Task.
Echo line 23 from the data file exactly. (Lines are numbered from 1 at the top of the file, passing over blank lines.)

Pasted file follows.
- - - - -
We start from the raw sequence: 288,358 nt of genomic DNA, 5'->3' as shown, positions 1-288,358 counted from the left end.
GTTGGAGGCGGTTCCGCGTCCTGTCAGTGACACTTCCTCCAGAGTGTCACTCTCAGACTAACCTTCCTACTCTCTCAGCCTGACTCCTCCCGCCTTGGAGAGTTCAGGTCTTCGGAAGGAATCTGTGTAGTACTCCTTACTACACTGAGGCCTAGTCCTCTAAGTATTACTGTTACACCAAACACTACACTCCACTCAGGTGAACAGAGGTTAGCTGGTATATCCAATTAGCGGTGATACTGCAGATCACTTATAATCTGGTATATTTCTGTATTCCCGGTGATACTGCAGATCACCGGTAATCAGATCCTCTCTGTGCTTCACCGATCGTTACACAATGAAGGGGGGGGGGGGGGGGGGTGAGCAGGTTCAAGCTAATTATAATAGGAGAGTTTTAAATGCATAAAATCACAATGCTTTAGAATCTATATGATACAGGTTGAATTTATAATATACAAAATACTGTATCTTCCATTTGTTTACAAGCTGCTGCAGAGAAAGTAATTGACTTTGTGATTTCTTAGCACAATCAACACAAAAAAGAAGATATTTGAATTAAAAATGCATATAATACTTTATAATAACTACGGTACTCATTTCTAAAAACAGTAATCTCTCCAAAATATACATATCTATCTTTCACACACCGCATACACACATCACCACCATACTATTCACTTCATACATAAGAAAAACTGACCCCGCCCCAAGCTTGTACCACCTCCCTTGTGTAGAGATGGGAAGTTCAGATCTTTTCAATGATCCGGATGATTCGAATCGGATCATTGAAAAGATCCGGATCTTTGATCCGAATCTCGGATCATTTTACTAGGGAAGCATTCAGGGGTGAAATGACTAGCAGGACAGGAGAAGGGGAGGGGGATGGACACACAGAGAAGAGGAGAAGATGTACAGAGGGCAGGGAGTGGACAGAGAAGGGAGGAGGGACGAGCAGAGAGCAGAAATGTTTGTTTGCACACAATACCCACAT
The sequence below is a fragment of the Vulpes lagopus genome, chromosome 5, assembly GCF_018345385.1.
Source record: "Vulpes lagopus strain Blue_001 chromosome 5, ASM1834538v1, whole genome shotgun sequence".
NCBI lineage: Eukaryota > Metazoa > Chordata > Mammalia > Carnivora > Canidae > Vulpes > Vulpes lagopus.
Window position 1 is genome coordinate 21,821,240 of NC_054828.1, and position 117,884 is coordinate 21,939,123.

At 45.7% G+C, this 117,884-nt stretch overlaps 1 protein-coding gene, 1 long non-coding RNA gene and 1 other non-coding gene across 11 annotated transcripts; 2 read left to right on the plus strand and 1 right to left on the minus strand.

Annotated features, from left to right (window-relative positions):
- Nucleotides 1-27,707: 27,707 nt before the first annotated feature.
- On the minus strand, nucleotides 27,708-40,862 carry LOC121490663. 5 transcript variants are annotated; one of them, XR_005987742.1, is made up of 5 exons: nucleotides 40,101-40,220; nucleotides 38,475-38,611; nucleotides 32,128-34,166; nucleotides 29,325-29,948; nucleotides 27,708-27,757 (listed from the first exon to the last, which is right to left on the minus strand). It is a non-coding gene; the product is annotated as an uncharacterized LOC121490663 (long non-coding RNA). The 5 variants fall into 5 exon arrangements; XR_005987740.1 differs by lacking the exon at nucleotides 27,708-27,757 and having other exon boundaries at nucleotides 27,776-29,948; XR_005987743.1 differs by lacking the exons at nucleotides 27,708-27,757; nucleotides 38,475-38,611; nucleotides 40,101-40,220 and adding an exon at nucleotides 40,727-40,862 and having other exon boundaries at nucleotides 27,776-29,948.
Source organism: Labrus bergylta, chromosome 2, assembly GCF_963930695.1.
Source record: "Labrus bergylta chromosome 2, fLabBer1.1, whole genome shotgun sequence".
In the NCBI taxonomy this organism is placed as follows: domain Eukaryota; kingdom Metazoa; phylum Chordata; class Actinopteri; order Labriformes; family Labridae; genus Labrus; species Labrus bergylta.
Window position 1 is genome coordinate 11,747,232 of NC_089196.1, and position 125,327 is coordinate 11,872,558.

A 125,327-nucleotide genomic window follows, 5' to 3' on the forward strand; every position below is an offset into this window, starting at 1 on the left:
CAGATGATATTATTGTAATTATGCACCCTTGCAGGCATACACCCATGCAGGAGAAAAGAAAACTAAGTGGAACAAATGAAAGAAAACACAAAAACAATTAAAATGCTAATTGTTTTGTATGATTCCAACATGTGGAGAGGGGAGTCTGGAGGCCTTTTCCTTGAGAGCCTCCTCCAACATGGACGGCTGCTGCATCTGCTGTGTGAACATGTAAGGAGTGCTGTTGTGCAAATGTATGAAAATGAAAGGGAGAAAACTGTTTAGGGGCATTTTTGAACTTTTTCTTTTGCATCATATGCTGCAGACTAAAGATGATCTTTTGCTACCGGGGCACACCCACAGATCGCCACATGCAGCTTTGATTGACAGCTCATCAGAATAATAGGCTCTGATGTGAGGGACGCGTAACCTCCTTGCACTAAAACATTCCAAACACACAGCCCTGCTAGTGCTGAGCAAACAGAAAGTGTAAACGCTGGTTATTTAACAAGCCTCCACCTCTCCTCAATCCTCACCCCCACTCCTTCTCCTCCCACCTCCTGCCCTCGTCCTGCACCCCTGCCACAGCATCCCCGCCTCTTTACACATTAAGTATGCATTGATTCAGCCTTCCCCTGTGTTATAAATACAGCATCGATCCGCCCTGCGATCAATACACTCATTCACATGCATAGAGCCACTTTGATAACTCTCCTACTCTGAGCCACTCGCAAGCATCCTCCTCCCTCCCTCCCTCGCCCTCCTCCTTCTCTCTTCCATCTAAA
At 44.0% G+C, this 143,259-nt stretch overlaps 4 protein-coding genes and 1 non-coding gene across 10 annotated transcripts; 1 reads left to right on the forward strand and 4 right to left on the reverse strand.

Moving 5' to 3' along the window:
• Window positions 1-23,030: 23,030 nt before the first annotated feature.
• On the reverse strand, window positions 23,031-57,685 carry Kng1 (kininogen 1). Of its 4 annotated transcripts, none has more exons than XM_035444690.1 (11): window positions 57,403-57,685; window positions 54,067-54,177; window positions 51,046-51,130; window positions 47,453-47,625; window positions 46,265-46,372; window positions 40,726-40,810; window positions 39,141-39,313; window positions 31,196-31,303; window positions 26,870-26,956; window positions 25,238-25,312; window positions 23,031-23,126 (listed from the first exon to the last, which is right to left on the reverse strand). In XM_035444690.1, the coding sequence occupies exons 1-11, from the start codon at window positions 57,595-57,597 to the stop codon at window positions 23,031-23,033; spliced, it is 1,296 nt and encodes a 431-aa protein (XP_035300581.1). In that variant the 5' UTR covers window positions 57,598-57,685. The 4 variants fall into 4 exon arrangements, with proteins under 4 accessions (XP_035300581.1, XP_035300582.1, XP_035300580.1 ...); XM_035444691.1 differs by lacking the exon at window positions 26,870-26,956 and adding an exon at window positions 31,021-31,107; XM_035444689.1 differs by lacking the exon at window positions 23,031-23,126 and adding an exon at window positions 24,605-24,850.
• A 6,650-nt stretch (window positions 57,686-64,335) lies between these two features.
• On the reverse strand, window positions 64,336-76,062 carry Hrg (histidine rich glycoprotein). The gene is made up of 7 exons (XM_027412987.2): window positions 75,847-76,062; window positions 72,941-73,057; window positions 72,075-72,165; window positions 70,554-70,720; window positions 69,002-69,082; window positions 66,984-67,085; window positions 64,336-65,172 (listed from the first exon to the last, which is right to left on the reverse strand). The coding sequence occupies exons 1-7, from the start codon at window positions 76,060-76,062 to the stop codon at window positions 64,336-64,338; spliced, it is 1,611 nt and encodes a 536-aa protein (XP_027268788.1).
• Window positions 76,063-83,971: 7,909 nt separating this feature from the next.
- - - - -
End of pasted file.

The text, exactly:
• Window positions 76,063-83,971: 7,909 nt separating this feature from the next.